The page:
I sailed my 33 foot monohull
almost exclusively singlehandedly for over twenty years of living aboard
. I now sail my 45 foot cat singlehandedly and have lived aboard it for close to twelve years. Singlehanding
is a great practice because it forces you to get used to thinking things through in advance. It also requires you to figure out the sequence of actions that makes them "easy". And when you have done this, you can singlehand either type of boat. I do think the lack of heeling is a great advantage when singlehanding. Someone mentioned the size of the sails
.....my cat has an 880 sq. foot mainsail
. With the correct size winches, I don't find this a problem and you can always get electric
winches. On the other hand, there is something to be said for being able to manhandle your way through any emergency
failure but that is more a function of size than the number of hulls.
Based upon my two boats, anchoring was easier on the mono. Picking up a mooring
is easier on the cat. Maneuvering under power is much easier in the cat. Under sail, maybe a tiny bit easier on the mono, but she was much smaller. Each had its challenges when docking. My cat is vastly easier to dock
on the starboard side due to the helm
position. The mono had no such bias, but docking on the portside was easier due to considerable propwalk, sometimes welcome, sometimes not. Docking a flybridge cat singlehanded can be a bear since you are too far away from where you need to be, if the helm
is amidship, and restricted in your access to the opposite side, if it's not. You need to be able to dock
or leave a dock without shoreside assistance. The ads don't mention that, preferring to concentrate on lines being all led to the helm; to my way of thinking, that's irrelevant, at best, and is also frequently an unnecessary complication. YMMV.
Dealing with a dinghy
, particularly singlehanded, is easier if you have good davits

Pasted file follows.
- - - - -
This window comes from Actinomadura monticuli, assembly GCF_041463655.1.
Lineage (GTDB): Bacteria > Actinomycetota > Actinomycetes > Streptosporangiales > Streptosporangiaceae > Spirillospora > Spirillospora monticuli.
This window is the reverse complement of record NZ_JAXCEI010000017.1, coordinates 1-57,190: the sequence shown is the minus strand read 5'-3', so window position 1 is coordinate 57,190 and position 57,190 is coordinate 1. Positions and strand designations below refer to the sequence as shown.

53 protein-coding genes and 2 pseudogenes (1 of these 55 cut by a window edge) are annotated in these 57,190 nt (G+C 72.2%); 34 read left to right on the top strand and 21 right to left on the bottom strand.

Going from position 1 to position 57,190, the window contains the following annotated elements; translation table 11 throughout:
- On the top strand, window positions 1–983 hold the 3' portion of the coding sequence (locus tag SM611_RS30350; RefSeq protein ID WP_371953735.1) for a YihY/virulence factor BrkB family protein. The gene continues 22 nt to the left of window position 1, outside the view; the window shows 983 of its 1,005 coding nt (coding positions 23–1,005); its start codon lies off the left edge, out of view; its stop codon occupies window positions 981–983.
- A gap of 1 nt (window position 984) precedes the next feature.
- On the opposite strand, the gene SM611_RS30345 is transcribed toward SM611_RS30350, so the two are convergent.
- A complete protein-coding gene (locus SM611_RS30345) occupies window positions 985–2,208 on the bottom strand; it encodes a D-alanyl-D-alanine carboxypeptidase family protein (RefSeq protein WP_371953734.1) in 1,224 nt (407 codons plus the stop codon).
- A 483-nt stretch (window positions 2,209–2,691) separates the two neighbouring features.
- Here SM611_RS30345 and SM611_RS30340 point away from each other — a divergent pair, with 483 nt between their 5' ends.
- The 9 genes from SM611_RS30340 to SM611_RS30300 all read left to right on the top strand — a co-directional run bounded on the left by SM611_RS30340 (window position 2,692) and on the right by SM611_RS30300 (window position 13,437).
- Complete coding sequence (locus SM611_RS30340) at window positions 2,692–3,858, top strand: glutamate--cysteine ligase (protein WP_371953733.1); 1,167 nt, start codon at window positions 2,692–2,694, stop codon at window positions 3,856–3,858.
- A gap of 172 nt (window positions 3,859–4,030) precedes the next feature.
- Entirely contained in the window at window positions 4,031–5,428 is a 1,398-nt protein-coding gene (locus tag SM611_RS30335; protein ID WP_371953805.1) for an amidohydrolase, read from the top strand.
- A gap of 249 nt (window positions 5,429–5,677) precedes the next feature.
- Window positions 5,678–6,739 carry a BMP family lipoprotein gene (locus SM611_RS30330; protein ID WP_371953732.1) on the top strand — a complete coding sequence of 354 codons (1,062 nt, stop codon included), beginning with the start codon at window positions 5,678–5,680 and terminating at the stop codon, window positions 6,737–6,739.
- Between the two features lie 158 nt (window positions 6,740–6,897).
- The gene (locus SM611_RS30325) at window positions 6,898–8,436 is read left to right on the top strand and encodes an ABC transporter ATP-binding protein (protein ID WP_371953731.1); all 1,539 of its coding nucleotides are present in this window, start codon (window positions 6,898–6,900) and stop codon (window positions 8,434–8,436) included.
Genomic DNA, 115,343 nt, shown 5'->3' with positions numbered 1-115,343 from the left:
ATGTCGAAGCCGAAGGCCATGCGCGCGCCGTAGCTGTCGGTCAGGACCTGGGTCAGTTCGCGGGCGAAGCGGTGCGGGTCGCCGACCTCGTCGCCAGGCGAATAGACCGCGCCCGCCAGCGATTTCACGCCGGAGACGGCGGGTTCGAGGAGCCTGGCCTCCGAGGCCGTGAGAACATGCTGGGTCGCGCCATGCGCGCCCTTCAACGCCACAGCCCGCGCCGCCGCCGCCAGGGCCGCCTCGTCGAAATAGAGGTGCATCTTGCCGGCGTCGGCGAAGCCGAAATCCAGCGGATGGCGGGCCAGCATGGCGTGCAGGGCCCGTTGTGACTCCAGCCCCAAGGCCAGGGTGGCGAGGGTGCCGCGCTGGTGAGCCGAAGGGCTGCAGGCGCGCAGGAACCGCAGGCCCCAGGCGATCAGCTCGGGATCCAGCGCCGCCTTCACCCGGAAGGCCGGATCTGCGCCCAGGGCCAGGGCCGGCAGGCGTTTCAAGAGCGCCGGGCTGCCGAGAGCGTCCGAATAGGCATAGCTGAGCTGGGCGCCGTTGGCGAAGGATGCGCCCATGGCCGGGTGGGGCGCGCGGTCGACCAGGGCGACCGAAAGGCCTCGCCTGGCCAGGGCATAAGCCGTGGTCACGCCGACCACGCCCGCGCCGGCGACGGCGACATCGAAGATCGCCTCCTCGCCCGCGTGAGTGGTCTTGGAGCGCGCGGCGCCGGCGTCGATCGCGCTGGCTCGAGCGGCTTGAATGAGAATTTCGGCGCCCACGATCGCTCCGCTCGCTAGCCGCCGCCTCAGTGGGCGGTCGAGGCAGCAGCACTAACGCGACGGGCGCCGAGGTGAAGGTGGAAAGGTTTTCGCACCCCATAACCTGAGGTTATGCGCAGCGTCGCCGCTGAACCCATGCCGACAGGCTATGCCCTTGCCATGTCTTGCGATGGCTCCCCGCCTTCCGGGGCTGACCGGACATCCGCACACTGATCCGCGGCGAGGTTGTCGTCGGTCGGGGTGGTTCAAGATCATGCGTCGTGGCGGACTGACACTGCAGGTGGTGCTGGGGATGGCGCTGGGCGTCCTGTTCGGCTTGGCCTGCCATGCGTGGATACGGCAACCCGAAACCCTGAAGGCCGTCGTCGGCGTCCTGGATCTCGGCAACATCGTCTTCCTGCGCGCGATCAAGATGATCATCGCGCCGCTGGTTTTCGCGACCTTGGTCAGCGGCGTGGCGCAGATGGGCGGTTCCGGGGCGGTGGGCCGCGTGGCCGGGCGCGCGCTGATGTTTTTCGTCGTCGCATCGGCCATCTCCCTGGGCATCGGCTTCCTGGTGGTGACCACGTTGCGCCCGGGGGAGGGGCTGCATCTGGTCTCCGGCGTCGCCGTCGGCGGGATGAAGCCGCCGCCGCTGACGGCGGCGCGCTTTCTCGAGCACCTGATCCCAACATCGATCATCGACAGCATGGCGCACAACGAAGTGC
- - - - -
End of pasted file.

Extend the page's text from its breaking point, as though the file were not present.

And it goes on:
. Most cats do. Not many mono's do, until you get up there in size. This is a major consideration if you are going to cruise
It is generally, though not always, easier to sleep comfortably on deck on a cat. Again, size also matters.
To consider a boat truly suitable for singlehanding, I think you need to be able to dock or undock without shoreside assistance, anchor
or moor without assistance, and raise sails and trim them by yourself. I would not consider a many flybridge cats to be truly suitable for singlehanding. You are just too far away from where you need to be when you dock without assistance, and maybe at other times, too, depending upon the boat.
Living on the cat is much easier. I think the cat is safer, not because of any perceived tedencies of either type to capsize
or sink or not. Either boat can do either thing, but neither thing happens very often in any boat. The causes of most peoples' injuries on a boat have much more to do with the boat's motion and its propensity to heel. That's how you get boiling water
on you, or slip, or go overboard
. In these regards, the cat is much safer. Personally, and on my two boats, I am much better rested on the cat, and that translates to safety
. I used to regularly lose one pound a day when underway on the mono, no matter how much I ate. My body was always bracing itself, even when asleep. I don't lose weight on the cat because it doesn't require as much athleticism.
I loved and still love sailing my mono, but I love sailing the cat even more.
Good luck. Love the one your with!